NASHVILLE, Tenn. (WKRN) – Metro police are on the lookout for a man who wears an eye patch.
Police said around 4:50 p.m. Saturday, the man jumped out of a black car in the 1800 block of DB Todd Jr Blvd and opened fire with a rifle. 31-year-old Rasheed Walker was struck.
The suspect got away and Walker would later be pronounced dead at Vanderbilt Medical Center.
As word of Walker’s death spread, so to did a profound sense of loss that stretches from Metro Public Schools to Vanderbilt Medical Center and points in between.
News 2 learned that Walker was thought of very fondly at Vanderbilt University Medical Center.
Medical professionals told News 2, the man who almost died, in 2016 made it a point to come back to the trauma unit three times a year to spread his inspiration and hope with others in pain.
Vanderbilt Trauma Medical Director Oscar Guillamondegui called the news of Walker’s death devastating.
“He had a big heart. A great soul. A hard worker. I cant say enough good things about him,” Guillamondegui said.
“We lost a good one, for sure,” Melissa Smith, Trauma Program Manager echoed.
Smith said the loss of the Walker will be felt well beyond the confines of Vanderbilt Medical Center.
“I think he did it because his heart is so huge. Not just for us in the trauma unit, but he gave back to the community.”
In March 2016, Walker was in a horrific head on collision that almost took his life.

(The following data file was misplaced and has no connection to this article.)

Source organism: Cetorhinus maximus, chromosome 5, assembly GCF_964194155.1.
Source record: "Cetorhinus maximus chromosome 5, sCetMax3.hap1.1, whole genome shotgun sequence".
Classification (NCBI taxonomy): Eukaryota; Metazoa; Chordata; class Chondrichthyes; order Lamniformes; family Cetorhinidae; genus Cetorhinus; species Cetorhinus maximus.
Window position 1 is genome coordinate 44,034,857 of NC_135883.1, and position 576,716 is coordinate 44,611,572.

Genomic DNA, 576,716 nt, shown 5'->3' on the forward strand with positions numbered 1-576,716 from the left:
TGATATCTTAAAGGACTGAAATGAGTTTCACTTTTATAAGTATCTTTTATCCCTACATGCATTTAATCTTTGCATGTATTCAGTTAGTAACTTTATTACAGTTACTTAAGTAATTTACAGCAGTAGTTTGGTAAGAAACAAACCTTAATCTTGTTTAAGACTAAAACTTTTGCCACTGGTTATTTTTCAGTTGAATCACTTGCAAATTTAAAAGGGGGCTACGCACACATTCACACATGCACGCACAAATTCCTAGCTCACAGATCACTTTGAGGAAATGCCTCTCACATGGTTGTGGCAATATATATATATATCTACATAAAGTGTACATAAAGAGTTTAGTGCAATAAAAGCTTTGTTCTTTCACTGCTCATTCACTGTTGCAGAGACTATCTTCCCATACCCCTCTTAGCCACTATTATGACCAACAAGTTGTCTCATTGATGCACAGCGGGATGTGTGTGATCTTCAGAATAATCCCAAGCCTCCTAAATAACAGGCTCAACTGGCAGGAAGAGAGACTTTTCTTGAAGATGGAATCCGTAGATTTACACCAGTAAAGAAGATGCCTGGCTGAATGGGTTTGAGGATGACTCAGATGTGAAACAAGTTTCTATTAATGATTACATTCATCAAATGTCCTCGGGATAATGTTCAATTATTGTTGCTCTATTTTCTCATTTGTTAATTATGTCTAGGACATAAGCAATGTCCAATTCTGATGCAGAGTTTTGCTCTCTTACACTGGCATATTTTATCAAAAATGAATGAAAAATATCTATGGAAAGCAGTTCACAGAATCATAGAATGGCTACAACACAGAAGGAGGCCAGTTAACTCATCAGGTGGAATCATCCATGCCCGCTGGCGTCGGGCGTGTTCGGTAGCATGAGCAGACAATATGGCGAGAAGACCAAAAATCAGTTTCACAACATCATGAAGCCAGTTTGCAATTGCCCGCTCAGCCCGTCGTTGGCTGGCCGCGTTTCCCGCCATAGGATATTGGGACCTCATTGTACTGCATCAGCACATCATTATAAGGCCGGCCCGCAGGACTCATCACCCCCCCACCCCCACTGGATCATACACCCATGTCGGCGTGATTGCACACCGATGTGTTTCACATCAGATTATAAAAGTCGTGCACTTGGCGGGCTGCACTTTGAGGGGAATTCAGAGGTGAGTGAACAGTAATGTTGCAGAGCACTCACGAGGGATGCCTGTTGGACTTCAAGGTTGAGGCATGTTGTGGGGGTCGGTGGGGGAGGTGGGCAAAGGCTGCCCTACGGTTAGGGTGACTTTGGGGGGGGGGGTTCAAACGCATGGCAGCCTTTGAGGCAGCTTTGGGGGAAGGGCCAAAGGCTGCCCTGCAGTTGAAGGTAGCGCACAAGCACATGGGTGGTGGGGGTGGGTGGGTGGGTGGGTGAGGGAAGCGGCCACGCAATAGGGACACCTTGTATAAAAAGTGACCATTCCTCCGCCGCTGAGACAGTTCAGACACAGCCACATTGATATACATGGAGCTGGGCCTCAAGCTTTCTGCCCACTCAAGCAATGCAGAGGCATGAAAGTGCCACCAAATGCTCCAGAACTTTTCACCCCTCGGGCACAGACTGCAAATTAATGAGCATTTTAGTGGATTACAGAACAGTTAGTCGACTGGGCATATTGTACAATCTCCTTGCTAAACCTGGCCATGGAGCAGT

He spent weeks in the hospital enduring eight surgeries and rehabilitation.
Walker recovered and left the hospital only to come back multiple times a year to give back to others in pain.
According to Vanderbilt officials, Walker, often accompanied by his mother, returned with gift bags and messages of inspiration for the patients.
Walker regularly returned three times a year, on his birthday, on the anniversary of his car crash,
and around Christmas.
Melissa Smith said, “On each bag he had a scripture and each was different and he would bring 250 plus bags each time and just to see him hand them to the patients and let them hear his story, was incredible. he did it because his heart is so huge. not only for us in the trauma unit but what he gave back in the community. he had multiple organizations, the Nashville pro am the hustle strong, helping kids play youth sports who could not afford it, that’s just how big his heart was. and I cannot say enough about him how incredible a man he was.”
Dr. Oscar Guillamondegui said, “I think our community lost an incredible hero Saturday night.”
Rasheed Walker worked for ten years in Metro Public schools as a paraprofessional who helped teachers with exceptional education students.
Monday, K.C. Winfrey, principal of Cora Howe School said, “We are crushed and in shock over this tragic loss to our Cora Howe family. Rasheed was a young man who consistently gave back to his community, and all of our lives are better for having known him. I will miss him and our interactions together so much.”
Police told News 2 the shooting was not random. No motive has been released. If you have any information, call Crime Stoppers at 615-742-7463.
This is a developing story. Stay with News 2 and WKRN.com for updates.